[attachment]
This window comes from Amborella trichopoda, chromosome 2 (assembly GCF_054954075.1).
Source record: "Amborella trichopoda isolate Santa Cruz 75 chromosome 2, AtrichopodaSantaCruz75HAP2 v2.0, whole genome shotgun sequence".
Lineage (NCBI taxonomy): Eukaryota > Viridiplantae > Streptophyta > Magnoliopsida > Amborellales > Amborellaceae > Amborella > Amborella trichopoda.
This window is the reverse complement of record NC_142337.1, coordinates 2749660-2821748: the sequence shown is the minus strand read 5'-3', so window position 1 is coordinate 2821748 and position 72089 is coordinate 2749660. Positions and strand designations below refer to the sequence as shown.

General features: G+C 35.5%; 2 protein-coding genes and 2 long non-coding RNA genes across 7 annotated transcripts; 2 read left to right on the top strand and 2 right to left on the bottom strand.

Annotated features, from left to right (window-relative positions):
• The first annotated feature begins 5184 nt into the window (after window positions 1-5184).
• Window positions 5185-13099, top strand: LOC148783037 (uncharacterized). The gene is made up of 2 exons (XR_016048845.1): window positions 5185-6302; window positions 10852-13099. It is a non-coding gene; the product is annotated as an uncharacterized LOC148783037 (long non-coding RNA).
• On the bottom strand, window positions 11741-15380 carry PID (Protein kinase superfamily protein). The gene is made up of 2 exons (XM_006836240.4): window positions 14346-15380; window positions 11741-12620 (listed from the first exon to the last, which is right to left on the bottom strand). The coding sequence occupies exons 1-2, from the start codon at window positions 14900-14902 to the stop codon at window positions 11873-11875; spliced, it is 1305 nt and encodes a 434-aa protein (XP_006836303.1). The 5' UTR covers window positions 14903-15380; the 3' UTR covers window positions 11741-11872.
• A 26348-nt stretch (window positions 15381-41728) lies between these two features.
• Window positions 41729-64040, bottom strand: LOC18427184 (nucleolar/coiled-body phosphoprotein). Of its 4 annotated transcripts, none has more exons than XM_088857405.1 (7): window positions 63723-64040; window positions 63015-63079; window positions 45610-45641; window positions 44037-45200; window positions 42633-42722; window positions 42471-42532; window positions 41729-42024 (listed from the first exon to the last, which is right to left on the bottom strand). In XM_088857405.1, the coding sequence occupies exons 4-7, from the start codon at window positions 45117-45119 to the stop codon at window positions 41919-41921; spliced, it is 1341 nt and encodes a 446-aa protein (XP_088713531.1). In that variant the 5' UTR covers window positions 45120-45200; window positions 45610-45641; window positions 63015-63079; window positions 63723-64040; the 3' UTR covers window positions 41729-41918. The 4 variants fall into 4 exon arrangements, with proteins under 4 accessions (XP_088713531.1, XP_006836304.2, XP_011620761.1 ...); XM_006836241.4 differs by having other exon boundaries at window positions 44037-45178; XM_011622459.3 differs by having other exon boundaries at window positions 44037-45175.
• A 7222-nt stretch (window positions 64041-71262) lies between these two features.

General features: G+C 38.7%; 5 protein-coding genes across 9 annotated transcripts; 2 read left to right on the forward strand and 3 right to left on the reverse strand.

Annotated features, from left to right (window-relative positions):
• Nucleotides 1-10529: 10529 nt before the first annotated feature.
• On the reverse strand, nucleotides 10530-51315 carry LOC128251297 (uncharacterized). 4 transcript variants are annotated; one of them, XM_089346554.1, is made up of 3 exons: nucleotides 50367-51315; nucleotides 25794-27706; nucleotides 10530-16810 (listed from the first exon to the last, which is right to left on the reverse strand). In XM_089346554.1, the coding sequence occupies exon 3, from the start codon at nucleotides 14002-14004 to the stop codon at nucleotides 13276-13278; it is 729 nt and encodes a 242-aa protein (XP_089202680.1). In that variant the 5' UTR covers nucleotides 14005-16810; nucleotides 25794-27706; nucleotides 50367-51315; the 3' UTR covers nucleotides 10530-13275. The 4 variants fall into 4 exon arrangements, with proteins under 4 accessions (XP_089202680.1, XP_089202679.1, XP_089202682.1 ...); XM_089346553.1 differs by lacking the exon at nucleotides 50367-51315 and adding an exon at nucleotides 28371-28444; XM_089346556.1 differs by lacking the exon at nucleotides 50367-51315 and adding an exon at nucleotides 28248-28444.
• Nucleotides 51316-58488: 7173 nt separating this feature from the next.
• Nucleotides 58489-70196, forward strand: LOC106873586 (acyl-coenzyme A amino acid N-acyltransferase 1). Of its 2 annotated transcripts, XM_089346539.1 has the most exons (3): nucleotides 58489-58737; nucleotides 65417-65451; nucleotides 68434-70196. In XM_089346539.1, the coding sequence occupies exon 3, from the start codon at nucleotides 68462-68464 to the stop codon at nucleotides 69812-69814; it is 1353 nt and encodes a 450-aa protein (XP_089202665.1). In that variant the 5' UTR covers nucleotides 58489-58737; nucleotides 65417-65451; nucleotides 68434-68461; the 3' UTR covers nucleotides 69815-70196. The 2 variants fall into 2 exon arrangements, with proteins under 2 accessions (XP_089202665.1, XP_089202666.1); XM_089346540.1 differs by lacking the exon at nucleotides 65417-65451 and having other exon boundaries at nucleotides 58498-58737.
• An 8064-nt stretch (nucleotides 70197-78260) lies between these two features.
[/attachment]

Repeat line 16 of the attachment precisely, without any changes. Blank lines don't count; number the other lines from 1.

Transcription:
• On the reverse strand, nucleotides 10530-51315 carry LOC128251297 (uncharacterized). 4 transcript variants are annotated; one of them, XM_089346554.1, is made up of 3 exons: nucleotides 50367-51315; nucleotides 25794-27706; nucleotides 10530-16810 (listed from the first exon to the last, which is right to left on the reverse strand). In XM_089346554.1, the coding sequence occupies exon 3, from the start codon at nucleotides 14002-14004 to the stop codon at nucleotides 13276-13278; it is 729 nt and encodes a 242-aa protein (XP_089202680.1). In that variant the 5' UTR covers nucleotides 14005-16810; nucleotides 25794-27706; nucleotides 50367-51315; the 3' UTR covers nucleotides 10530-13275. The 4 variants fall into 4 exon arrangements, with proteins under 4 accessions (XP_089202680.1, XP_089202679.1, XP_089202682.1 ...); XM_089346553.1 differs by lacking the exon at nucleotides 50367-51315 and adding an exon at nucleotides 28371-28444; XM_089346556.1 differs by lacking the exon at nucleotides 50367-51315 and adding an exon at nucleotides 28248-28444.